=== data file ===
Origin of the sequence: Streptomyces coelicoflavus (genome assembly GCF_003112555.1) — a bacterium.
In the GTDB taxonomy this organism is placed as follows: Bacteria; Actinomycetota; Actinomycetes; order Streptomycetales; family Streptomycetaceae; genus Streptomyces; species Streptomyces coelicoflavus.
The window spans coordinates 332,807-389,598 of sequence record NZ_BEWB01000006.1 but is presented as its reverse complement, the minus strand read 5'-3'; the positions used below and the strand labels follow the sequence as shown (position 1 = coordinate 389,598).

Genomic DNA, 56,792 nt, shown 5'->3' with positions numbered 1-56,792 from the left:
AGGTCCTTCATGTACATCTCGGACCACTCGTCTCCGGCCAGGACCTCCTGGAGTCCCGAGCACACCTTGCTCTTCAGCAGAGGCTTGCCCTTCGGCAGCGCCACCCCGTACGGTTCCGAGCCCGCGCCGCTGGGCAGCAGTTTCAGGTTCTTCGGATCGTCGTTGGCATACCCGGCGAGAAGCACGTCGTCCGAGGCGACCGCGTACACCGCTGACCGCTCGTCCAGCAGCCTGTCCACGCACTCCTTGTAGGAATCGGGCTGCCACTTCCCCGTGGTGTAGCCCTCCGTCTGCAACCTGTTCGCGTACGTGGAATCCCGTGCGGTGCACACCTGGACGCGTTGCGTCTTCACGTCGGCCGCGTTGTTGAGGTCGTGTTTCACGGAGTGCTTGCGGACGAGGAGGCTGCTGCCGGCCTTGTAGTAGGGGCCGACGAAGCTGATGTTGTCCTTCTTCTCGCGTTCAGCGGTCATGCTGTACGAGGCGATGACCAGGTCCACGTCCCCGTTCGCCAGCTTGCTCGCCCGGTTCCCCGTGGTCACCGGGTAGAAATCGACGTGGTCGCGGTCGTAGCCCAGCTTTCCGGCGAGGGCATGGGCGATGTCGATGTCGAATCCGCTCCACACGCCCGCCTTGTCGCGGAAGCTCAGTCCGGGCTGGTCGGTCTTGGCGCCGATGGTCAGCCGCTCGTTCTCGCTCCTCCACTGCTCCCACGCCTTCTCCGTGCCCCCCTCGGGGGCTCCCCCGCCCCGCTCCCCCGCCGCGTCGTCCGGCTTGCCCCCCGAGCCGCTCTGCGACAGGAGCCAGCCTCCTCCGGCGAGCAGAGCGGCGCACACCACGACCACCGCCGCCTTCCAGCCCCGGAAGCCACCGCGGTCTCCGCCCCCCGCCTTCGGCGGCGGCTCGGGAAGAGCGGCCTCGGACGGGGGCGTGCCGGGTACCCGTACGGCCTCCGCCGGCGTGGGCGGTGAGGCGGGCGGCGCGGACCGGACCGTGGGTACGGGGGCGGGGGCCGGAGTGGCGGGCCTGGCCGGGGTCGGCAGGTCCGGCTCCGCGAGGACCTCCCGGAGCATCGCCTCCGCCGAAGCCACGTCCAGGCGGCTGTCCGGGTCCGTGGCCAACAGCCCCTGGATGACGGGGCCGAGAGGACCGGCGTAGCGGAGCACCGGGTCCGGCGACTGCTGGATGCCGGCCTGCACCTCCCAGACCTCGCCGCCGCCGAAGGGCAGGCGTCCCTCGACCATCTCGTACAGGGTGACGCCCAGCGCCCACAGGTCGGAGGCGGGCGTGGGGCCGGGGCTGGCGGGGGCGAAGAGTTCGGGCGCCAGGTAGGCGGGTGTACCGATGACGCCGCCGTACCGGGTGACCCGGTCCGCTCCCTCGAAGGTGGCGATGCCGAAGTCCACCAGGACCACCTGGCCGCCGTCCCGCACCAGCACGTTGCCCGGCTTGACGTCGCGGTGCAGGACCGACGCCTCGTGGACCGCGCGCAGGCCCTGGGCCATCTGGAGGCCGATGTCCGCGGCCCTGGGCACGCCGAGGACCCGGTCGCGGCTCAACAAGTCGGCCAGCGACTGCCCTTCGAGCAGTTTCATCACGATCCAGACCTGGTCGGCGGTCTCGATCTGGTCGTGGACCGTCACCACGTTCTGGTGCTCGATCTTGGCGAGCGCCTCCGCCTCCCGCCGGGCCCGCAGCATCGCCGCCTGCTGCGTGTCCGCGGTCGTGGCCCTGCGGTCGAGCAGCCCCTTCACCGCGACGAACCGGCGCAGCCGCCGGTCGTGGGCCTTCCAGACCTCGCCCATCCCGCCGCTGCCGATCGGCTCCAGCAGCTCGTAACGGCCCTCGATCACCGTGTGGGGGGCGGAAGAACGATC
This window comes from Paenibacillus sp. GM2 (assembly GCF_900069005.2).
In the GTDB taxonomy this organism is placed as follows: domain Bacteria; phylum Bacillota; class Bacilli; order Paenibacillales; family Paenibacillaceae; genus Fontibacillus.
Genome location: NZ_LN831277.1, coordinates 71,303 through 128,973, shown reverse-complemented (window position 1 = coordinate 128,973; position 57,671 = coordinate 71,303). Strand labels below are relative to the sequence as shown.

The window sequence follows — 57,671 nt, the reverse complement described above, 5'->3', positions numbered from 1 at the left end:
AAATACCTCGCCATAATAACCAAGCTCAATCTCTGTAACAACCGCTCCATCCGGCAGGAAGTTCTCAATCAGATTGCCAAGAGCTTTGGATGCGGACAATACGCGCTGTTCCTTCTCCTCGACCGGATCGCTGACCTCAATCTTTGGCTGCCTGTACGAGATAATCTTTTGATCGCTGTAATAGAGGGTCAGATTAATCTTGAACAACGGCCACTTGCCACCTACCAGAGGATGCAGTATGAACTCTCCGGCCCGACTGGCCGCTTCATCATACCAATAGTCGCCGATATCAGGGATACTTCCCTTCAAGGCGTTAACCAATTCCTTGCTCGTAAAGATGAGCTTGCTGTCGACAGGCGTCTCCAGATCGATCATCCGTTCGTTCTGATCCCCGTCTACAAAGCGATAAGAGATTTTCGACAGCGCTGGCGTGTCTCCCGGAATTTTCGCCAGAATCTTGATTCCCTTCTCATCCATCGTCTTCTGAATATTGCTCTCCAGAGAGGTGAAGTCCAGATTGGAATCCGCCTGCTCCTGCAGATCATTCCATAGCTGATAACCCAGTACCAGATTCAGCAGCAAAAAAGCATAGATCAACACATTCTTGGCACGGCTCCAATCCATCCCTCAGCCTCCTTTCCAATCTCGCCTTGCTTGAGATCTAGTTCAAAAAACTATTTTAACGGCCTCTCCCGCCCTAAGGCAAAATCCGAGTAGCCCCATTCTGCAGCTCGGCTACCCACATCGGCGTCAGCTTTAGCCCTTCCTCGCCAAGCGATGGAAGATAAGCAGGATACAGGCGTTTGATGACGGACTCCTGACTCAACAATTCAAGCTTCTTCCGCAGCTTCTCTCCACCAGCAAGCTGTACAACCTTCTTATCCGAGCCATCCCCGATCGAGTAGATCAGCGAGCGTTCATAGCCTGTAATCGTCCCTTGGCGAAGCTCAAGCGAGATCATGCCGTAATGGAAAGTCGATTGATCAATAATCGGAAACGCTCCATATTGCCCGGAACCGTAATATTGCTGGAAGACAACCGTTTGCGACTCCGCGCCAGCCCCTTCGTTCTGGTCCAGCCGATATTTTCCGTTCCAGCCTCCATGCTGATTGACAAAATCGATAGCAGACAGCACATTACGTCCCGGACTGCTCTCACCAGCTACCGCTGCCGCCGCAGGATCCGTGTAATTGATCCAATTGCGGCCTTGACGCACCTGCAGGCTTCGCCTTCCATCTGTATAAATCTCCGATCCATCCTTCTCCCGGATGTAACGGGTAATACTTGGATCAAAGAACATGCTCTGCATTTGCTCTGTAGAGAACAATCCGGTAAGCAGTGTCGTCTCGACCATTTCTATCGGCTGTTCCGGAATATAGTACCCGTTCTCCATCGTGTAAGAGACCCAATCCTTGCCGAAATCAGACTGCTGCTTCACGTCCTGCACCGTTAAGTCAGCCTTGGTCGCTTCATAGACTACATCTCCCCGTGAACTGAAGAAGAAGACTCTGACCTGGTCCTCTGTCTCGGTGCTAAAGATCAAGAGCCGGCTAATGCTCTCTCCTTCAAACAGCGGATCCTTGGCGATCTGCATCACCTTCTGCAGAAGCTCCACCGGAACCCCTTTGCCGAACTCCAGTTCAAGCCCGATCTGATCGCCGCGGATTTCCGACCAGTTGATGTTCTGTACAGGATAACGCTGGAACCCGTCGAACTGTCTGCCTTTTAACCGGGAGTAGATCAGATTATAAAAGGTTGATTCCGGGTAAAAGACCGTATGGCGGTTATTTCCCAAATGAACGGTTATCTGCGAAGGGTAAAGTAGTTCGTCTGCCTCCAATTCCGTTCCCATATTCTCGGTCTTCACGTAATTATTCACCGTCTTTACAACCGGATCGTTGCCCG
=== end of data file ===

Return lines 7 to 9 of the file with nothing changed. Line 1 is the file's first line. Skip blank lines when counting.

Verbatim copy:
In the GTDB taxonomy this organism is placed as follows: domain Bacteria; phylum Bacillota; class Bacilli; order Paenibacillales; family Paenibacillaceae; genus Fontibacillus.
Genome location: NZ_LN831277.1, coordinates 71,303 through 128,973, shown reverse-complemented (window position 1 = coordinate 128,973; position 57,671 = coordinate 71,303). Strand labels below are relative to the sequence as shown.

The window sequence follows — 57,671 nt, the reverse complement described above, 5'->3', positions numbered from 1 at the left end: